Just after the dawn of the Twentieth Century, two prominent Wichita, Kansas trial lawyers, Judge David M. Dale (1852-1920) and Colonel Samuel B. Amidon (1863-1925), established a law partnership in the Bitting Building on east Douglas. While managing their successful law practice, these pioneer lawyers and close friends also distinguished themselves as good citizens. Both were active in local, state and national politics and in numerous civic projects.
Colonel Amidon, a dynamic, nationally known civil and criminal trial lawyer, enjoyed a reputation for his courtroom demeanor, energetic pursuit of client interests and masterful presentation of a case through eloquent argument. Judges, attorneys and the heads of large corporations referred to him as the greatest attorney in the Midwest. Also, the community recognized Amidon for his extensive humanitarian interests and wide-ranging business pursuits. A street and bridge in west Wichita both bear the name of this celebrated lawyer.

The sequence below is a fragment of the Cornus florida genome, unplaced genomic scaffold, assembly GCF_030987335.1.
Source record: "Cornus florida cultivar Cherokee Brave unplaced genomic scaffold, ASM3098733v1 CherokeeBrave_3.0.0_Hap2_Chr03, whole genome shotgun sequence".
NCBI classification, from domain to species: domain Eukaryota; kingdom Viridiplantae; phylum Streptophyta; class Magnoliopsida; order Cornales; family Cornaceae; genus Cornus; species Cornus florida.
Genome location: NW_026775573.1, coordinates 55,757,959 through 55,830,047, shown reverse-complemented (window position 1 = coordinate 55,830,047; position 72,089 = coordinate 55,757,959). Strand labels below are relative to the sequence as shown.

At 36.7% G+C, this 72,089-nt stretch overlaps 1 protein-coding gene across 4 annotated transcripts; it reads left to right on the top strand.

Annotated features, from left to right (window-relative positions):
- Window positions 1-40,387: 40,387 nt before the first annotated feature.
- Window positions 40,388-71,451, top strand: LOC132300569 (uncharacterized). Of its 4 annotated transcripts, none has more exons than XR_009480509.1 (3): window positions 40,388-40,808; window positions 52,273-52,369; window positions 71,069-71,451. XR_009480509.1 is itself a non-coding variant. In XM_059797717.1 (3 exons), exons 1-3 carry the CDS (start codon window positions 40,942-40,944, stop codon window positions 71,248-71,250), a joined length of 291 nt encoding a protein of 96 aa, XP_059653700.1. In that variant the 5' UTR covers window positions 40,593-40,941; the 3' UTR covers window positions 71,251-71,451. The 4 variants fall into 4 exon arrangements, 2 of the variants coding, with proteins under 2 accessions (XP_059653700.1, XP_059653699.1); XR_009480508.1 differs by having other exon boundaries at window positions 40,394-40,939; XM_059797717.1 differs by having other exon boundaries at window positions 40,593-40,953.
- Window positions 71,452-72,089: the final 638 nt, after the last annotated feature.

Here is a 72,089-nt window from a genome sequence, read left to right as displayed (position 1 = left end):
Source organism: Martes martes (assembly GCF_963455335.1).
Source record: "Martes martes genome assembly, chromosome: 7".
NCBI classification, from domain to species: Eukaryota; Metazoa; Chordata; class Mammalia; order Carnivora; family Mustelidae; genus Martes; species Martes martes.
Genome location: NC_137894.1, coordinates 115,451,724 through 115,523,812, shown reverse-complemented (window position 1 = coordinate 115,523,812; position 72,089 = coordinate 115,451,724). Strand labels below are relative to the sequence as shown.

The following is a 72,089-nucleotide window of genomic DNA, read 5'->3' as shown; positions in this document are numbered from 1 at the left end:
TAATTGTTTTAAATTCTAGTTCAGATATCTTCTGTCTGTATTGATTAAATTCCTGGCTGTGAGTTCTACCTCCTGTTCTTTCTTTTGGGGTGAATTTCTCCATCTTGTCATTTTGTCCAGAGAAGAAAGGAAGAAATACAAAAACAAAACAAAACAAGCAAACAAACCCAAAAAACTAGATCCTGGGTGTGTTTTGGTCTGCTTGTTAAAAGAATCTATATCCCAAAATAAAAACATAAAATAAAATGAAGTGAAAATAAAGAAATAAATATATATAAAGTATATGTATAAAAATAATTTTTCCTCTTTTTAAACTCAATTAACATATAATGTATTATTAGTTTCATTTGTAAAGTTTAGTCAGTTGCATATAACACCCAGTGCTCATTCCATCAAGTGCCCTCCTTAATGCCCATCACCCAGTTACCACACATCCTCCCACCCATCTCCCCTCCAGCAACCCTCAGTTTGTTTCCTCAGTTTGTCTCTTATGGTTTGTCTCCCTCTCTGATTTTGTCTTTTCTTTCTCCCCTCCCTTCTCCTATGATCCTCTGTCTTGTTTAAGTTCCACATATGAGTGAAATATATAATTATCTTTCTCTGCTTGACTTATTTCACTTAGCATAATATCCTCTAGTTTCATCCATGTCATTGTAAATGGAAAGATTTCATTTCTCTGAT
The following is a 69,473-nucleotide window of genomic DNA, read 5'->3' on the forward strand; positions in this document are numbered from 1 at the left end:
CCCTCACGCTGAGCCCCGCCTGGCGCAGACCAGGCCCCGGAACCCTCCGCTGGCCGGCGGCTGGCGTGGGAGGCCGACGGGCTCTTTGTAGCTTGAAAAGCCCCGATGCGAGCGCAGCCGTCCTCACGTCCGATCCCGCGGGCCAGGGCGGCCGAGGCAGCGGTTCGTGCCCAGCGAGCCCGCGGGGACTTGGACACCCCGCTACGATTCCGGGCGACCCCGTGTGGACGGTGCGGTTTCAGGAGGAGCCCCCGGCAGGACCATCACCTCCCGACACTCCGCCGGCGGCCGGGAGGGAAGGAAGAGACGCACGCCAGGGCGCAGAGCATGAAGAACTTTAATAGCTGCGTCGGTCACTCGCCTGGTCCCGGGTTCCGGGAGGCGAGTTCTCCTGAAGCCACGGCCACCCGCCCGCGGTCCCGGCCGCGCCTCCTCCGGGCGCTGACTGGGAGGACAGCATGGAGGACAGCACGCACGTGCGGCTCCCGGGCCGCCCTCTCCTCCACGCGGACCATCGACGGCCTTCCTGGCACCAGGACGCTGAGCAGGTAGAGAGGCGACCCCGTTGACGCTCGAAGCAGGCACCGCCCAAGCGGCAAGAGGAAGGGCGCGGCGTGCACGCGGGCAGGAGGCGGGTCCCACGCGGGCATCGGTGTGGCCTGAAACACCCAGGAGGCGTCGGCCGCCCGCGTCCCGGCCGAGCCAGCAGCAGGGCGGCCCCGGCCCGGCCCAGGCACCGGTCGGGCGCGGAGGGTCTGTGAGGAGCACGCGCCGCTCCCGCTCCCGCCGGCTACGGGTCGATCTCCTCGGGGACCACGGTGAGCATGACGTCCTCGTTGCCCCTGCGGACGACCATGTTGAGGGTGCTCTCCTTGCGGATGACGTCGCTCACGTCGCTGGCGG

Judge Dale possessed a skill for efficient handling of cases, and his courteous treatment of everyone with whom he came in contact distinguished his practice. Throughout his career Judge Dale supported and encouraged young men and women interested in entering the legal field. He eventually joined the examination board for lawyers seeking admission to the bar, and the Kansas Supreme Court later appointed him as chairman of that board.
In the decades following the death of Samuel B. Amidon, the firm continued to grow in size and expertise under the guidance of a number of attorneys distinguished for their expertise in the fields of litigation, business law, real estate, estate planning, probate, and many other areas of the law.